The findings are significantly different to an older study from 2010 by a Microsoft team (Boyd, Golder and Lotan). This may be due to a different - arguably more robust - sampling method, using the Twitter Streaming API. Or, it may be that usage habits have evolved in the intervening three years. 

The full research is available here. It is a rather dense read, though a rewarding one. For those of you with TL;DR syndrome I have extracted some highlights.


Web design eye-candy: 24 ultra-colourful user interfaces

Much has been written about the use of colour in web design. Back in the day there were stark warnings. Pick as few as possible, seemed to be the general advice, and be sensible about your choices.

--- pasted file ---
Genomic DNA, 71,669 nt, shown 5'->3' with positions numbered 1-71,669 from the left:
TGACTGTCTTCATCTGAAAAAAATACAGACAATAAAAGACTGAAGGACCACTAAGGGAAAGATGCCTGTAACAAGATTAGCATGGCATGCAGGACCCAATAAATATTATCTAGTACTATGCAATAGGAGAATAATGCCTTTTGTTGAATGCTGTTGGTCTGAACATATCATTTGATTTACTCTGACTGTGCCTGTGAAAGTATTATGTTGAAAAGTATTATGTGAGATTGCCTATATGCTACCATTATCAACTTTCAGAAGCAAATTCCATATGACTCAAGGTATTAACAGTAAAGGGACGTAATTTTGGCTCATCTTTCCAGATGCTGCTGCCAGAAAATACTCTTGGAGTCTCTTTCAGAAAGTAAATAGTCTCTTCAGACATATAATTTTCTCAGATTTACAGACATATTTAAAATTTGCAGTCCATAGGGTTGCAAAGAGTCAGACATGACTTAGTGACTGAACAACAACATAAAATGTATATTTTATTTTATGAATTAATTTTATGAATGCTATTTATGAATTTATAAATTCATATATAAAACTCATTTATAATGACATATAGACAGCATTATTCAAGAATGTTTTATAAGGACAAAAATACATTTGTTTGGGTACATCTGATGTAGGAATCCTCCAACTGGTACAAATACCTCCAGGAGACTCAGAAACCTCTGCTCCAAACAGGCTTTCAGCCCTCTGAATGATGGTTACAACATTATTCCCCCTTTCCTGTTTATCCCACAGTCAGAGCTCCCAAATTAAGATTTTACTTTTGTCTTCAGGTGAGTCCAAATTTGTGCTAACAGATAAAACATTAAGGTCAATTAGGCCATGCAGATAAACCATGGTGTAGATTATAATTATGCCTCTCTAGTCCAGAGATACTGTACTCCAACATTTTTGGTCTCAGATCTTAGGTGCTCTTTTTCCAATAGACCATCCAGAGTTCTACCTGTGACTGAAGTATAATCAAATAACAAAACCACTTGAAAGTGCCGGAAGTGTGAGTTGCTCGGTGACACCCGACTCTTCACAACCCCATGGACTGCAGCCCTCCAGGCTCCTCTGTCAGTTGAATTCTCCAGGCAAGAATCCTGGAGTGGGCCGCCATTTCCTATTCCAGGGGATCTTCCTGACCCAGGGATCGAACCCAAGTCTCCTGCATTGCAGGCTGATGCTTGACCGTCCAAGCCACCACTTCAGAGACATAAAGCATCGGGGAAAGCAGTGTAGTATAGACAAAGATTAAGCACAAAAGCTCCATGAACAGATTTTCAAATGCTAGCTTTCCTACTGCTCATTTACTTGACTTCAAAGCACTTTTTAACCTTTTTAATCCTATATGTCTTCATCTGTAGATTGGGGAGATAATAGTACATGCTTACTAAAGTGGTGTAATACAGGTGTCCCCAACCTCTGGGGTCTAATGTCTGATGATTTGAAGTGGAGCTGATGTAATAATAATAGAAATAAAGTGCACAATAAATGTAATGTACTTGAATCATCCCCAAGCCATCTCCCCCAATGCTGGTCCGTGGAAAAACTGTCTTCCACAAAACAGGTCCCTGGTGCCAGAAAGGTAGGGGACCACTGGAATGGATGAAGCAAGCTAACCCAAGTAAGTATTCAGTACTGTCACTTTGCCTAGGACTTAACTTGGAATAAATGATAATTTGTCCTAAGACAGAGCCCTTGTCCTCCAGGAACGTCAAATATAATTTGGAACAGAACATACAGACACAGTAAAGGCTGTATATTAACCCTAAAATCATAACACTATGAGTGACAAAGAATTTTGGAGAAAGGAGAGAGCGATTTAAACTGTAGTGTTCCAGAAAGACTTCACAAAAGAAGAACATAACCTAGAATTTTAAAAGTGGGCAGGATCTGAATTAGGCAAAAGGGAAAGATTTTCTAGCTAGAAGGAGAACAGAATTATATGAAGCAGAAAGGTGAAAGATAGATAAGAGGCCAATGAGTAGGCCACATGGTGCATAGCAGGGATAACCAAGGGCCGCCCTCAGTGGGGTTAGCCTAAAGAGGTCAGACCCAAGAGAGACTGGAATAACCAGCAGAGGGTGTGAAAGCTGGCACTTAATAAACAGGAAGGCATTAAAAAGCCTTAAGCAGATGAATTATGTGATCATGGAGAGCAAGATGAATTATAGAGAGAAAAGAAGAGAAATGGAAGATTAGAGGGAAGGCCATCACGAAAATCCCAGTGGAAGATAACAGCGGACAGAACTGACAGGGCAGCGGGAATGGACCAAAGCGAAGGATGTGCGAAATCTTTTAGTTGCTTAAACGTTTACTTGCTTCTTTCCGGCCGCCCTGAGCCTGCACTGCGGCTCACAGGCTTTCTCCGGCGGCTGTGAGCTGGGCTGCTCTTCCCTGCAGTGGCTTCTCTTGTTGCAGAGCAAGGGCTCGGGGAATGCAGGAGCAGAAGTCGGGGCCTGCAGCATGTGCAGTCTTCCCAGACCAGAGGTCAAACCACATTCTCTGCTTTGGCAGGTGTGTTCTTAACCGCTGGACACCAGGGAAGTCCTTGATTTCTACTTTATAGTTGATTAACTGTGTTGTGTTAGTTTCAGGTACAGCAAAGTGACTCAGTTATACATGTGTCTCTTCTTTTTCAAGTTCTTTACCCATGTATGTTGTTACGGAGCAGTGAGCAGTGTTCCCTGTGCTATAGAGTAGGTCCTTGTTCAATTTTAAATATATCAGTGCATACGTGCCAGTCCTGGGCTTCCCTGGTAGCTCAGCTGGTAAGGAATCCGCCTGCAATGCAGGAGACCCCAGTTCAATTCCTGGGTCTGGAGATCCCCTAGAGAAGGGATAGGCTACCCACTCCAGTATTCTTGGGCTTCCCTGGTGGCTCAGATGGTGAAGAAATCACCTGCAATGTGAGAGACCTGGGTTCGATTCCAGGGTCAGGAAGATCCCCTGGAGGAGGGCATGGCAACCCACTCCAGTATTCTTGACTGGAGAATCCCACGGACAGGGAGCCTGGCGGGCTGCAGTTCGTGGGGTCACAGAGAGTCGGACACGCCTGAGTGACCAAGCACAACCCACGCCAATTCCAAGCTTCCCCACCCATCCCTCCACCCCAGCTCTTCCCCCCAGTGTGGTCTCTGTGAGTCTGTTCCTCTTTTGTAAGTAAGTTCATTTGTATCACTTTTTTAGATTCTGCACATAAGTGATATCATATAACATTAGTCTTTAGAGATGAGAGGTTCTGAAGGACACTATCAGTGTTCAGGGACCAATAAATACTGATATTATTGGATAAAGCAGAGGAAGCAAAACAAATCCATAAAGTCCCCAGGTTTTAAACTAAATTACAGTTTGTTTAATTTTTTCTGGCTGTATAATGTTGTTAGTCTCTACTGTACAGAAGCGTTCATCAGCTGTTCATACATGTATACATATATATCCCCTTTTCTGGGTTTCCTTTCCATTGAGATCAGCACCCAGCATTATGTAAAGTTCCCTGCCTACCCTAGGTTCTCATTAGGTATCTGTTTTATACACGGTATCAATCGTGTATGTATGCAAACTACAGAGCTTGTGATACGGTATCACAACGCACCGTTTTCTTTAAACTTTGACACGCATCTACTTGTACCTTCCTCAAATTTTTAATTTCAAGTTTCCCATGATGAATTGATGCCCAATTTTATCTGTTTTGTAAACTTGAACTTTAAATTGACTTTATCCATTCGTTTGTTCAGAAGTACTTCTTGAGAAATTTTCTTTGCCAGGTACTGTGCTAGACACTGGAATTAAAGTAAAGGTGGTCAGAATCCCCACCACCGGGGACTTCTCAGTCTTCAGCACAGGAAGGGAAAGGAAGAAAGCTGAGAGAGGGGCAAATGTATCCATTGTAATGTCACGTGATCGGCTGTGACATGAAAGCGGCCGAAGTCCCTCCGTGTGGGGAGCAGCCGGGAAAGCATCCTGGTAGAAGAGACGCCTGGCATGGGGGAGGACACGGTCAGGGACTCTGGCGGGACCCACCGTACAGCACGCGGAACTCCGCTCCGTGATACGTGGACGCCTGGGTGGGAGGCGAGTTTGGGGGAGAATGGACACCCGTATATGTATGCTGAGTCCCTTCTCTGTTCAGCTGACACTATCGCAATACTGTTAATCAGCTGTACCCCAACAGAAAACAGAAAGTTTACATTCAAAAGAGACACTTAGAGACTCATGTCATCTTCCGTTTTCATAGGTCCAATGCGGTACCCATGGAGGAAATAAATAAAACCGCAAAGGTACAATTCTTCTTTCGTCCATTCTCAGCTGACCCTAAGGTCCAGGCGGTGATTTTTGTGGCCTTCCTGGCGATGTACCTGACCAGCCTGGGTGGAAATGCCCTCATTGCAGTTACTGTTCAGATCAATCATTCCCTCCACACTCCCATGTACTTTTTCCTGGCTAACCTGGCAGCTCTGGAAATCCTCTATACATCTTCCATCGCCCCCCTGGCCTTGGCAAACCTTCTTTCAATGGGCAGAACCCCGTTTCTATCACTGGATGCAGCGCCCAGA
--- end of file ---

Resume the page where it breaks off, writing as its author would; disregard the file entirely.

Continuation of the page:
I covered the main points when I wrote about colour and web design five years ago. A lot of that advice still stands up but there has been a definite shift, and nowadays it seems that more and more designers are embracing colour like never before. The polychromatic web is upon us!

The combination of flat design and blocks of saturated colour is certainly a winning combination from where I’m sitting. It's a trend that is perhaps underpinned by the growing number of devices with retina screens in circulation.

A strong, clever use of colour can be great for branded web experiences, web apps of various flavours, and agency websites. That said, I’m not fully convinced that this design trend is ideal for retailers with hundreds or thousands of product pictures, as too much colour can be overpowering, but no doubt there are some good examples out in the wild.